Dean Hutton: message received

2017-01-20 15:54

If it’s not students protesting against varsity fee structures wearing T-shirts with the slogan “F**k white people”, then it’s a white artist in Cape Town who feels pretty much the same.

Dean Hutton’s art piece on exhibit at a museum in Cape Town, doesn’t so much offend me as irritates me. Some see it as a piece of art, meant to provoke white people and get them talking about racism in South Africa, while others see it as a racist and divisive statement.

For me though, it’s not the exhibit in particular that irks me, but what it has come to symbolize in a racially tense country.

When images started appearing on social networks, of protesting students wearing shirts with the slogan “F**k white people”, there was a bit of an uproar from some in the white community, who couldn’t reconcile why this was acceptable when members of the white community had been demonised for similar acts of racism. At the time, I was amused. The reason for my amusement wasn’t the fact that the students donned these shirts like a badge of honour, but the fact that the protests were about free tertiary education, which ultimately whites had no control over.

To take it a step further though, the “F**k white people” T-shirts started changing to “Kill all whites” and other slogans that I’m sure were offensive to many.

Surely, this should have been front page headlines? No?

These cases were dealt with in a very low key manner and were treated with kid gloves.

When questioning why the consequences of promoting hate speech and inciting racial violence wasn’t dealt with as swiftly or severely, as had been the case with Penny Sparrow, white people were told that they just don’t understand black pain or frustration.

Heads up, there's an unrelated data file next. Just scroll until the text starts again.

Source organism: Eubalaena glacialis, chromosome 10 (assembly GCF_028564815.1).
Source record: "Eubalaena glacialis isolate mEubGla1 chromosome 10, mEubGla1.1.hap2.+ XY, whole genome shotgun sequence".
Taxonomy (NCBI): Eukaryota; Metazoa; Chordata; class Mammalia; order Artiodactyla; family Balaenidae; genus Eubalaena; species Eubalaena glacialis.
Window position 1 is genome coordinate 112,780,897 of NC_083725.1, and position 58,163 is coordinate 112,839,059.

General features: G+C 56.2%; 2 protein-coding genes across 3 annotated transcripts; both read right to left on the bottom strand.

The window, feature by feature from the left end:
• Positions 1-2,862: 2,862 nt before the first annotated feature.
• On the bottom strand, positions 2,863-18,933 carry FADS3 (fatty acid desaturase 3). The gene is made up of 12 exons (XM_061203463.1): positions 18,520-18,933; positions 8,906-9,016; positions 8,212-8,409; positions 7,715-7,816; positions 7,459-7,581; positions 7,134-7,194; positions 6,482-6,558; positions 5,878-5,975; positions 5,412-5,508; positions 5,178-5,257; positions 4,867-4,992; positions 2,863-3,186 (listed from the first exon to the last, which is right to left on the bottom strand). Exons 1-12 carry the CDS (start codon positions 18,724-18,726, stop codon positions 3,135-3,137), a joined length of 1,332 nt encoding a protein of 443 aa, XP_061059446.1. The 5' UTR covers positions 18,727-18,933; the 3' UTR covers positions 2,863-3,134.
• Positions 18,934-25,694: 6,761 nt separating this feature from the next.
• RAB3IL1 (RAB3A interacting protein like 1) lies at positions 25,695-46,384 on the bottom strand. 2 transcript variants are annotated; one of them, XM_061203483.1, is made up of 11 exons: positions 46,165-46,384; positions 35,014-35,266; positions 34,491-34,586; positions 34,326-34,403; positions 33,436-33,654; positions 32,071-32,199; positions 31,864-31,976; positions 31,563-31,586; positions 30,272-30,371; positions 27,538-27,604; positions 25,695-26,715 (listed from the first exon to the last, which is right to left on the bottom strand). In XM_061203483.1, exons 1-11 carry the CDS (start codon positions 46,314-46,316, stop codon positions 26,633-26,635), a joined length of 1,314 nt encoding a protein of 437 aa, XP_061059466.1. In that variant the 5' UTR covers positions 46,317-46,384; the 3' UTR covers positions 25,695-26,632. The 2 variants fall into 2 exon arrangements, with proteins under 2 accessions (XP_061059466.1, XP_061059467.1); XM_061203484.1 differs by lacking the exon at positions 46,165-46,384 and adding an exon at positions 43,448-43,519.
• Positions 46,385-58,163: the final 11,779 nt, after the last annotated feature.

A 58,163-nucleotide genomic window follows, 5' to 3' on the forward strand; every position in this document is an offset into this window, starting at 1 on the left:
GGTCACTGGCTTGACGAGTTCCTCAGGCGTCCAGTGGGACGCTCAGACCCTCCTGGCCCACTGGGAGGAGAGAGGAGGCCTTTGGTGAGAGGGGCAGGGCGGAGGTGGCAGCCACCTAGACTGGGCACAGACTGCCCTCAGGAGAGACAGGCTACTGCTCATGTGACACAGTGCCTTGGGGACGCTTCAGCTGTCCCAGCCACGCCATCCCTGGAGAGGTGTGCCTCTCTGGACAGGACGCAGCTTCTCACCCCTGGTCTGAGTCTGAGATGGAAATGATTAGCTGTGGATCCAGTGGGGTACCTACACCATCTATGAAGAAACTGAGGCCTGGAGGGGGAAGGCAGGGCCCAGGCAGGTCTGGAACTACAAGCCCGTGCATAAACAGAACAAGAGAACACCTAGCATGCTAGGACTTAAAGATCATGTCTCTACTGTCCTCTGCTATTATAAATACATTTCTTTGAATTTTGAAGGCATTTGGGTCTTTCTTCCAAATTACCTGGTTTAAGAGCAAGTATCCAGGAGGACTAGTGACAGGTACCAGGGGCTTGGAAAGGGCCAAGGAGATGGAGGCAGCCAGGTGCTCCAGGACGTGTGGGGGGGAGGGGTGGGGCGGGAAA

This was a very hard pill to swallow for most. And just when we thought that this was just a fad and we had seen the last of it, more people started wearing the shirts, saying the words out loud and pushing the boundaries of hate speech even further.  Were whites correct in their demand for consequences now?

Not yet apparently.

When Julius Malema said that he wasn’t calling for the slaughter of white people – for now, surely there MUST have been a case for whites to feel aggrieved?!?

Still, NO?

You see, for every person who believes that racism is a characteristic unique only to whites, there is another person out there growing bolder by the day, inciting violence based on race, who does so with impunity. What happens when the words, start turning into acts?

When whites get frustrated about it and start asking questions, there is one sure way to get them to shut up and that is by labelling them as racist too.

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